That sounds right.

Specifically in OAEP a one-use random seed is created by the encryptor that determines a mask for the padded message and the seed itself is then masked and included in the payload. The decryptor does not have to be able to recreate the seed in the same way as the encryptor as they can take the masked seed from the decrypted payload and should be able to recover the seed by removing the mask.

Of course the payload recovered needs to be same as the payload sent so that the decryptor must have the private key associated with the public key used by the encryptor. Likewise, the decryptor must be able to reconstruct the same mask as used by the encryptor and so must use the same Mask Derviation Function (MDF). In your implementation it sounds like a cryptographic hash function is being used as the MDF and so the same hash must be used by encryptor and decryptor.

Provided that the ciphertext is unaltered and the decryptor has both the decryption key and the function used to generate the mask, recovery is assured.

  • $\begingroup$ Thanks for some clarification. However, I think the hashes generated by the encryptor and decryptor are not the same. A new random or pseudo-random hash is generated every time encryption or decryption happens. The same hash function - SHA256 - is used, but a different hash value is generated each time. This hash value is used in some way, but I don't know how. Apparently the decryptor doesn't need the original hash value that the encryptor computed, it just needs to know the hash function used. $\endgroup$
    – Subzero123
    Aug 11, 2022 at 17:34
  • $\begingroup$ That's fine because both encryptor and decryptor will be using the same hash function on the same input for the same payload-ciphertext instance, and so obtain the same value. Different inputs will occur for different instances but the same encryptor and decryptor will still create identical outputs in any individual instance. $\endgroup$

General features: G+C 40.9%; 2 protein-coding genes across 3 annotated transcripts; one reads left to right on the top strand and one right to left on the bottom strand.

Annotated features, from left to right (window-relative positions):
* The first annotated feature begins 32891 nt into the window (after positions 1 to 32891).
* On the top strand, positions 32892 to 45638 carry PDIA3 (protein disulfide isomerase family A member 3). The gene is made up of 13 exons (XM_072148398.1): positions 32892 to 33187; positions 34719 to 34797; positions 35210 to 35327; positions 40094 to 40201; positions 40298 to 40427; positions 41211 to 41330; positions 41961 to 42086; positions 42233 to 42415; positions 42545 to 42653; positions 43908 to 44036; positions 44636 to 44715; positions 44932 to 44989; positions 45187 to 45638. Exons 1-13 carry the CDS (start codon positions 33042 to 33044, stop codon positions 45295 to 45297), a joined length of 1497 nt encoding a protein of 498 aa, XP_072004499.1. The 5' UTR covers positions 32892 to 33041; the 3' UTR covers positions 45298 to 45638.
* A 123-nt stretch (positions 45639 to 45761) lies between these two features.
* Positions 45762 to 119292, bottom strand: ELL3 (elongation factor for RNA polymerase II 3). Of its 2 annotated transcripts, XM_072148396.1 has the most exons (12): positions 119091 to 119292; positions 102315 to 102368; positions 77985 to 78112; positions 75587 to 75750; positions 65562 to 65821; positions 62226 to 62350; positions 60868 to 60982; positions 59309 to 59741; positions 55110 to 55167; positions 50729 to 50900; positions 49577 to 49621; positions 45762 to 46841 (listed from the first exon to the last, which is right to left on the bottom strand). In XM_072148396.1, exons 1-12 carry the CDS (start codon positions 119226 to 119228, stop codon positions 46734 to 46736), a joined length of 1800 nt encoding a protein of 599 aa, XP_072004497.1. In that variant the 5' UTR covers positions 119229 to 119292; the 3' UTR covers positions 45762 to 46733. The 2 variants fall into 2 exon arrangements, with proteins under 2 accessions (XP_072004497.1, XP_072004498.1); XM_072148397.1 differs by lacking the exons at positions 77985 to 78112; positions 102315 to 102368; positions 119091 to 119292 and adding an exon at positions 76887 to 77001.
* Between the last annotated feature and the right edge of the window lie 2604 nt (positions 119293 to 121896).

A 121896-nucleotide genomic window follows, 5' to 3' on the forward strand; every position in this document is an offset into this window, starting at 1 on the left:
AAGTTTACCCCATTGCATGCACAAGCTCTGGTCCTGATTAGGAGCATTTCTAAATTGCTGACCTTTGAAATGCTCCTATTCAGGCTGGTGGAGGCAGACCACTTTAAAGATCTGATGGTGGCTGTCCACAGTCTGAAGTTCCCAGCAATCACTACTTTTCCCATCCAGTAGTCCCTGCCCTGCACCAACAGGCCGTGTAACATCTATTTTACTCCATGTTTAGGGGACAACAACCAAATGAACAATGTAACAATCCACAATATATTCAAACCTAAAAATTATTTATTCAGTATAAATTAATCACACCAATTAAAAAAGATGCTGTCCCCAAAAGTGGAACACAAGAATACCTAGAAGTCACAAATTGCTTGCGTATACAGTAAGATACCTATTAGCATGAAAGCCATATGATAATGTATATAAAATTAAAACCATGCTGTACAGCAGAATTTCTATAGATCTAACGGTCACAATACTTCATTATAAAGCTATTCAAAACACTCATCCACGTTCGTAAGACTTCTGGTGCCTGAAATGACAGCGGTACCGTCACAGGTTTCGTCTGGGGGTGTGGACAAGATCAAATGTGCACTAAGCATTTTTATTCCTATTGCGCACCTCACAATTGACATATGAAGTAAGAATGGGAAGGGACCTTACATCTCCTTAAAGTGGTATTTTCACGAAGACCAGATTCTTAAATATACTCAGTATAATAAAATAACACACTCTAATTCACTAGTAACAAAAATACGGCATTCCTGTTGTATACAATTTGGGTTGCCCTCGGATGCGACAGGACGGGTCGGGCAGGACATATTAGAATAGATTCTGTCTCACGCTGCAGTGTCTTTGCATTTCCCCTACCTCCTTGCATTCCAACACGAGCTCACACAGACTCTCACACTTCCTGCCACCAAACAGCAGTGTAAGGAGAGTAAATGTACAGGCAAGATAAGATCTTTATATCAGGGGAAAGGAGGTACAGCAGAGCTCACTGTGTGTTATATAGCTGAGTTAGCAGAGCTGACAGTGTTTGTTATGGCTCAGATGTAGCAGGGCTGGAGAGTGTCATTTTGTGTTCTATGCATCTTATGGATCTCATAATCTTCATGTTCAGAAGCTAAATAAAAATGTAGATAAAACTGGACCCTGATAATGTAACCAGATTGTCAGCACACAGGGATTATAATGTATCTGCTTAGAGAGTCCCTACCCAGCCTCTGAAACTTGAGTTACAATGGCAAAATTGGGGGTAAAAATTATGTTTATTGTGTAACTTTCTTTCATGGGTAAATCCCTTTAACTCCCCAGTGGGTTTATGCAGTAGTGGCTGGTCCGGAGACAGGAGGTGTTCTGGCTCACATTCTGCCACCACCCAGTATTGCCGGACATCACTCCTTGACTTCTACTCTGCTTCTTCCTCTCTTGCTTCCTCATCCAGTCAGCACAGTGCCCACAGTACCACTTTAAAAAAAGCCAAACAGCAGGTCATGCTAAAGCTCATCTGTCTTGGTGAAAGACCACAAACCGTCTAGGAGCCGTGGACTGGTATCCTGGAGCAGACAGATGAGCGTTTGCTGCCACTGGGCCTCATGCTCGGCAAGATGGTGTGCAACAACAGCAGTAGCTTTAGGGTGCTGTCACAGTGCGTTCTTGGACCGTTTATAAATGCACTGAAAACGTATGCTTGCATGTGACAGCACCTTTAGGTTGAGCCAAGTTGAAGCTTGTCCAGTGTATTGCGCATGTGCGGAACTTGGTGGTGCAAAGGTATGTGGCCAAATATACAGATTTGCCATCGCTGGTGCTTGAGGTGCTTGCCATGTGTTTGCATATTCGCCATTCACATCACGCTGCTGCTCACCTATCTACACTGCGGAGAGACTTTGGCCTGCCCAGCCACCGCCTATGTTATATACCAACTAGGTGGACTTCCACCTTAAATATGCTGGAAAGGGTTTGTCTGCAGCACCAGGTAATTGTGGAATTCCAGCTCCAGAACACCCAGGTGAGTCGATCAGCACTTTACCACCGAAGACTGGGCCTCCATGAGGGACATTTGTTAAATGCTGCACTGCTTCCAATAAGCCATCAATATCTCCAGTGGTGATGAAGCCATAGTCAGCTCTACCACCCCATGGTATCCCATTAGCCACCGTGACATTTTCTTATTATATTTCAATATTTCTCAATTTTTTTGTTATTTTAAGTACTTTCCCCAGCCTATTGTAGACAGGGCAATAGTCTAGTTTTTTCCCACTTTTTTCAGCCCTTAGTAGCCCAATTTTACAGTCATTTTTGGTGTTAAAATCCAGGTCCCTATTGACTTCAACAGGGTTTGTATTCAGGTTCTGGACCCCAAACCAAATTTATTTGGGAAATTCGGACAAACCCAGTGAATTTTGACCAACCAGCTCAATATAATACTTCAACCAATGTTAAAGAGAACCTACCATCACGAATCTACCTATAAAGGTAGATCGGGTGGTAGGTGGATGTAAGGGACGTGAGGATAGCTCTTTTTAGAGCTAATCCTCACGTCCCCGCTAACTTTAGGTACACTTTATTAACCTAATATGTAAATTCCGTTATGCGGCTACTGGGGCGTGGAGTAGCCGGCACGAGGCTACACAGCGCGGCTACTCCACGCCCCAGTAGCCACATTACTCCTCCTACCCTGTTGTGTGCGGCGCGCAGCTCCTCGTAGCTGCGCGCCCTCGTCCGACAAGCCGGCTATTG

– Daniel S
    Aug 11, 2022 at 17:40
  • $\begingroup$ “Mask derivation function” might be more appropriate since this is a pseudorandom process, but “mask generation function (MGF)” is an established term when it comes to OAEP. All implementations use MGF1, which is a specific construction parametrized by a hash function (not the hash function itself). $\endgroup$ Aug 16, 2022 at 18:54
  • $\begingroup$ @Subzero123 A hash function is deterministic: it always produces the same output from a given input. OAEP does use a hash function internally, and part of the input to that hash function is a value that's generated randomly when encrypting, and stored (somewhat indirectly) inside the ciphertext. See the specification if you want to know exactly how it's done. $\endgroup$ Aug 16, 2022 at 18:57

I haven't seen this random parameter (rng in my case) used in other programming languages.

Python has a defaultable argument and also for the 'legacy' PKCS1-v1_5 padding.

OpenSSL has a (fairly complicated) RNG scheme internal to the library. Normally you don't specify anything and it uses defaults, but you can optionally make separate calls to configure/tailor it before doing an operation that uses it, such as RSA encryption either OAEP or v1_5.

WebCrypto (in browser javascript) similarly has a builtin RNG that is implicitly used when needed. (For javascript run on nodejs, the builtin 'crypto' module -- and for recent versions also a WebCrypto shim on top of it -- is actually a wrapper for OpenSSL, so see above.)

Java uses a single 'facade' class javax.crypto.Cipher for all ciphers and cipher modes, regardless of what parameters (including randomness) they need. As you can see in that javadoc there are multiple overloads of init which correspond to different use-cases, some including an RNG and some not; if you use one without, e.g. init(int,Key,AlgorithmParameterSpec) for an instance that needs randomness (like RSA-OAEP) it uses a default RNG as described.


Your Answer

By clicking “Post Your Answer”, you agree to our terms of service and acknowledge you have read our privacy policy.

Not the answer you're looking for? Browse other questions tagged or ask your own question.